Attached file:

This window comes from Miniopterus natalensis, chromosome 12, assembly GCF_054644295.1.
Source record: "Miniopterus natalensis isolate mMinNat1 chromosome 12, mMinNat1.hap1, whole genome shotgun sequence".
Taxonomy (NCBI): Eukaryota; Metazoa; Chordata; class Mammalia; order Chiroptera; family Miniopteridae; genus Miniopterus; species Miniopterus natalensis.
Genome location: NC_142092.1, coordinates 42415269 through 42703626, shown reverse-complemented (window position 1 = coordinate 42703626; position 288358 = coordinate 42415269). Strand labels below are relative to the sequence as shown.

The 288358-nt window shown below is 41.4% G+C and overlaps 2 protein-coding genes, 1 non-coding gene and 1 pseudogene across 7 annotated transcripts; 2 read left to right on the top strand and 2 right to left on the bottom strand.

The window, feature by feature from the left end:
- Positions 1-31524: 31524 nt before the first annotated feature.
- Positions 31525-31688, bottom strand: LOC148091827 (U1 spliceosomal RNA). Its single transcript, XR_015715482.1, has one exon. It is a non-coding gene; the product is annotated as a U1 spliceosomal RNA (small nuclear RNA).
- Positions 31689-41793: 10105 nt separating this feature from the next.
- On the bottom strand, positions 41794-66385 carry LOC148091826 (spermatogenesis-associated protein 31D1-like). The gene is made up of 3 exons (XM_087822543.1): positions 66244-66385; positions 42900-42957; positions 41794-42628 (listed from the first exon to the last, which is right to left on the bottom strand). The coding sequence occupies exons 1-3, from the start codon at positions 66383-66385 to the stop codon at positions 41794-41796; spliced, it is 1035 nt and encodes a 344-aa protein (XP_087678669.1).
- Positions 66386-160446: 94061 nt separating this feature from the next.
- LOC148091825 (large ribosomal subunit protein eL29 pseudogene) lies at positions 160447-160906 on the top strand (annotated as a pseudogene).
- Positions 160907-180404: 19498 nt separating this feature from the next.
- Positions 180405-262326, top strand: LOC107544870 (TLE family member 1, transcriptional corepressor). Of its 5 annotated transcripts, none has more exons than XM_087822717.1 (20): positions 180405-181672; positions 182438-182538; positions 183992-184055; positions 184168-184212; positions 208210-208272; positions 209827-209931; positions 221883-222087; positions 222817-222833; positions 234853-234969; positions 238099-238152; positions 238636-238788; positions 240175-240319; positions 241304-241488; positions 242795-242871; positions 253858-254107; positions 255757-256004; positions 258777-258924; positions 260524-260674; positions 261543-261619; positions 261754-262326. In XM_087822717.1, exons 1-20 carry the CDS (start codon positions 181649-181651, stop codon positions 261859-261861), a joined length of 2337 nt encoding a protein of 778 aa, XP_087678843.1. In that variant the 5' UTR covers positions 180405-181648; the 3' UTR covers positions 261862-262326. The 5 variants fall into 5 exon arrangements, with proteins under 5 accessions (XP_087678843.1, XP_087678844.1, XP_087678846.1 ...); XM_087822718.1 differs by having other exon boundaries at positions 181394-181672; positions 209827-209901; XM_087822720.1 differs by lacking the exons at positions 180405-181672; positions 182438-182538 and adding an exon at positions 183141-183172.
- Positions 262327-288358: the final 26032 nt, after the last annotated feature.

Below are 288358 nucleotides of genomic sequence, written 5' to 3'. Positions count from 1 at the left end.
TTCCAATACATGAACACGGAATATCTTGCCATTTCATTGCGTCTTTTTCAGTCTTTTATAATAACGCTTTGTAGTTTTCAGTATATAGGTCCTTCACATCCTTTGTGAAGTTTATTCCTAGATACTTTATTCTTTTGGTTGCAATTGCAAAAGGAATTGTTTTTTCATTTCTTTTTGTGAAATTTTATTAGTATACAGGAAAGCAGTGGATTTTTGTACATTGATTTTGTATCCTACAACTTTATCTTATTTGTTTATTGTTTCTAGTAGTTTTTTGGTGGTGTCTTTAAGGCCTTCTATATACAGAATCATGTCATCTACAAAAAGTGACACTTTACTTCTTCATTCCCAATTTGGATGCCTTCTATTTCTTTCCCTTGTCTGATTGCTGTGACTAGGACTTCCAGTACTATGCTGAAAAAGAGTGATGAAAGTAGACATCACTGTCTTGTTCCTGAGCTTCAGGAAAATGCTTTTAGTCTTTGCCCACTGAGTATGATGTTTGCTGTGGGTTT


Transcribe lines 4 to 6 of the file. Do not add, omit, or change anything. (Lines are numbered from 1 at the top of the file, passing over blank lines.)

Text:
Genome location: NC_142092.1, coordinates 42415269 through 42703626, shown reverse-complemented (window position 1 = coordinate 42703626; position 288358 = coordinate 42415269). Strand labels below are relative to the sequence as shown.

The 288358-nt window shown below is 41.4% G+C and overlaps 2 protein-coding genes, 1 non-coding gene and 1 pseudogene across 7 annotated transcripts; 2 read left to right on the top strand and 2 right to left on the bottom strand.

The window, feature by feature from the left end: